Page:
Over the last few years there has been a definite increase in the use of IaC (Infrastructure as Code) within cloud development and companies seem to choose a single team to create/maintain their infrastructure, or each application team to create/maintain their infrastructure, or a combination of the two.
No matter which direction is chosen there are some considerations in maintaining infrastructure as code.
- Source control the IaC
- Keep plain text secrets out of source control
- Applying least privilege to who can change the production infrastructure
- Reviewing the changes to the infrastructure
- Easy to deploy infrastructure changes
- Reliable infrastructure deployments
All of these things are easily achieved with any source control, a good review process and a well defined deployment pipeline, but this article is about “Should I co-locate my Infrastructure as Code with my application?“
I have certainly co-located IaC myself when working in an applications team deploying to Azure, keeping ARM (Azure Resource Management) templates in a folder along side my application in source control, so when the code is built the infrastructure can also be created/updated during the deployment process.
There are many benefits to this as the team can:
- Maintain a single repository to hold code and IaC
- See what infrastructure they are responsible for
- Decide/change what technology is used for their application e.g. changing the data store type or introducing a message bus, etc.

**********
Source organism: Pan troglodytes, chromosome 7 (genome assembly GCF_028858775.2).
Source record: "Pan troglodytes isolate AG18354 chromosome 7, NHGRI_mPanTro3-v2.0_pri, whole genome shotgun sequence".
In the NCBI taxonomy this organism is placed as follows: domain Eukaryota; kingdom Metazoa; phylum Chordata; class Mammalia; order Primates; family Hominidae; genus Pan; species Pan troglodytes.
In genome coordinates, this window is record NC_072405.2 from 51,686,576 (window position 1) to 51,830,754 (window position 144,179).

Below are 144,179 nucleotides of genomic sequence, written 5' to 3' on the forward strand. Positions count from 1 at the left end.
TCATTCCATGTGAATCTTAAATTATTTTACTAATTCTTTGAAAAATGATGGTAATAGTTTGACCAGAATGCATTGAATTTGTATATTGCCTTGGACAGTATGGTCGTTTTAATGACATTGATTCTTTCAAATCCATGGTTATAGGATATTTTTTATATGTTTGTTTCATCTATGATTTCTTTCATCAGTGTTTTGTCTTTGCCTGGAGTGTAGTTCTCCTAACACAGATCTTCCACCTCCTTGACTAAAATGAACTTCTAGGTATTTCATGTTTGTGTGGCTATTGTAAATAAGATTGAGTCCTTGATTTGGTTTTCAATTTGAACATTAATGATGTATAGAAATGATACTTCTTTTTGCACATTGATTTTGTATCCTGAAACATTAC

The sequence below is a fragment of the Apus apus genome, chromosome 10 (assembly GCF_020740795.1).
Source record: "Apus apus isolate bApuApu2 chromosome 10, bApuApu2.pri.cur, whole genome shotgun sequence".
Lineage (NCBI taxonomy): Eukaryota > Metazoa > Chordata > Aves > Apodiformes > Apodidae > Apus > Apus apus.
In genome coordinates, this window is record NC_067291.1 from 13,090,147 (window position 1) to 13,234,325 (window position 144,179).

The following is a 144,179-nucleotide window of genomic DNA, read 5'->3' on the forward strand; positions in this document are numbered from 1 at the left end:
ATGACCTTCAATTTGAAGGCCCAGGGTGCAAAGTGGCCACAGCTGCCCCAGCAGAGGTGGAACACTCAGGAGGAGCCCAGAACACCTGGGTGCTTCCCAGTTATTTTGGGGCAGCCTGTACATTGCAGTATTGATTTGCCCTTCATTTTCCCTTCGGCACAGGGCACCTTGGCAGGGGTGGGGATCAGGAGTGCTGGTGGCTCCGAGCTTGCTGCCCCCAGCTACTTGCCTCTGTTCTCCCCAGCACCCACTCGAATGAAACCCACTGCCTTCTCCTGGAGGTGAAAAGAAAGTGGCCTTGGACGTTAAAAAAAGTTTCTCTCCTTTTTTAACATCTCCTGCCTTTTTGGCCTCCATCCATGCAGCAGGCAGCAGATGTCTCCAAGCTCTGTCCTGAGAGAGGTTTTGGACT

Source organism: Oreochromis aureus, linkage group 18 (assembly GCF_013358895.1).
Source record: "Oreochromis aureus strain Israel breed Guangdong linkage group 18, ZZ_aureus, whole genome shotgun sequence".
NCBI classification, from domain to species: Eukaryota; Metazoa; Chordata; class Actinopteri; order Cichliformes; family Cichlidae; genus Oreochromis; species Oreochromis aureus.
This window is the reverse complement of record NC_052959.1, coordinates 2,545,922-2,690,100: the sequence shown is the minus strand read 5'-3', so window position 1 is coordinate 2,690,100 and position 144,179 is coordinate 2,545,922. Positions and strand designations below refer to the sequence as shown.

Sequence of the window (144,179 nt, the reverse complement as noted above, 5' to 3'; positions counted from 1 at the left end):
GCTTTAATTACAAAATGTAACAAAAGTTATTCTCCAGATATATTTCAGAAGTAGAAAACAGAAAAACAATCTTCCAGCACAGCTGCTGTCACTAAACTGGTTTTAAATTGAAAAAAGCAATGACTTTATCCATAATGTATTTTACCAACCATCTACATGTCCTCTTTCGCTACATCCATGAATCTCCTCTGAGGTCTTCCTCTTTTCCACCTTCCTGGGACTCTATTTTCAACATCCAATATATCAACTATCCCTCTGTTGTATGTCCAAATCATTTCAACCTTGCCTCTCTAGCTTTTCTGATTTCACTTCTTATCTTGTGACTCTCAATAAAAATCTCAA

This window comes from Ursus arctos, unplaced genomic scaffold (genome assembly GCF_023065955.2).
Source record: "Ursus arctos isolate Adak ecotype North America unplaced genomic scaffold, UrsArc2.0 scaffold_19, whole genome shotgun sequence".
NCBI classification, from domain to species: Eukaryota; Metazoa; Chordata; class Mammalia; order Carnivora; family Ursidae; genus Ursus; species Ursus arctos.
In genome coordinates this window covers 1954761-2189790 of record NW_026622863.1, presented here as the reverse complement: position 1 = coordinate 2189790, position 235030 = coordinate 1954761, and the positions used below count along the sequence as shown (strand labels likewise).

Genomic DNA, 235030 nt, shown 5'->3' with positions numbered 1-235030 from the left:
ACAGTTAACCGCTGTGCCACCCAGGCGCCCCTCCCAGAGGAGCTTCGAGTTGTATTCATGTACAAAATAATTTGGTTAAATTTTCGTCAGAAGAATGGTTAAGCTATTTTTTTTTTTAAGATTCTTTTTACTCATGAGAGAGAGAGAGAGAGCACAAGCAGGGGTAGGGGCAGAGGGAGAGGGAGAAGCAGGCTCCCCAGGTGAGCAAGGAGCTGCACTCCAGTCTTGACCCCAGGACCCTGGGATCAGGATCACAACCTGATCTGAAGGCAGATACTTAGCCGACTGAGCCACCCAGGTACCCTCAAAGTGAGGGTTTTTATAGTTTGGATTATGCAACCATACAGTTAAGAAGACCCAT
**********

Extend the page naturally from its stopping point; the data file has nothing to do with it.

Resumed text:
- Apply monitoring/alerting to their application easily
- Deploy to an environment knowing the required infrastructure will be created/updated
Sounds like I’ve answered the question, and that I agree that I should co-locate my IaC with my application, hmmm, well not quite, this only considers a single application and team and does not consider multiple teams or shared infrastructure.
So what if there are multiple teams, each independent and not requiring any shared infrastructure, in this scenario co-locating the IaC would give the same benefits as a single team/application.
Now what if there are multiple teams and shared infrastructure? Co-locating all the IaC in this scenario doesn’t make any sense as the shared infrastructure doesn’t belong to any application. The multiple teams could share this infrastructure and maintain it between them or another team could be responsible, depending on the team makeup.
I believe that co-locating the application specific IaC with the application code to be a good thing and gives the application team full control over their application. However any non-application specific IaC should be located away from the application, this maybe Virtual Networks, Cloudflare configuration, Application Gateways, etc.
However you maintain your infrastructure at the moment, consider this may change as applications grow or you introduce multiple applications. I suggest reviewing and revising how you manage infrastructure on a regular basis, continue to improve processes and practices and find the best way to build and maintain your cloud infrastructure.
If you are unfamiliar with IaC then I suggested looking at the following links:
Azure ARM templates
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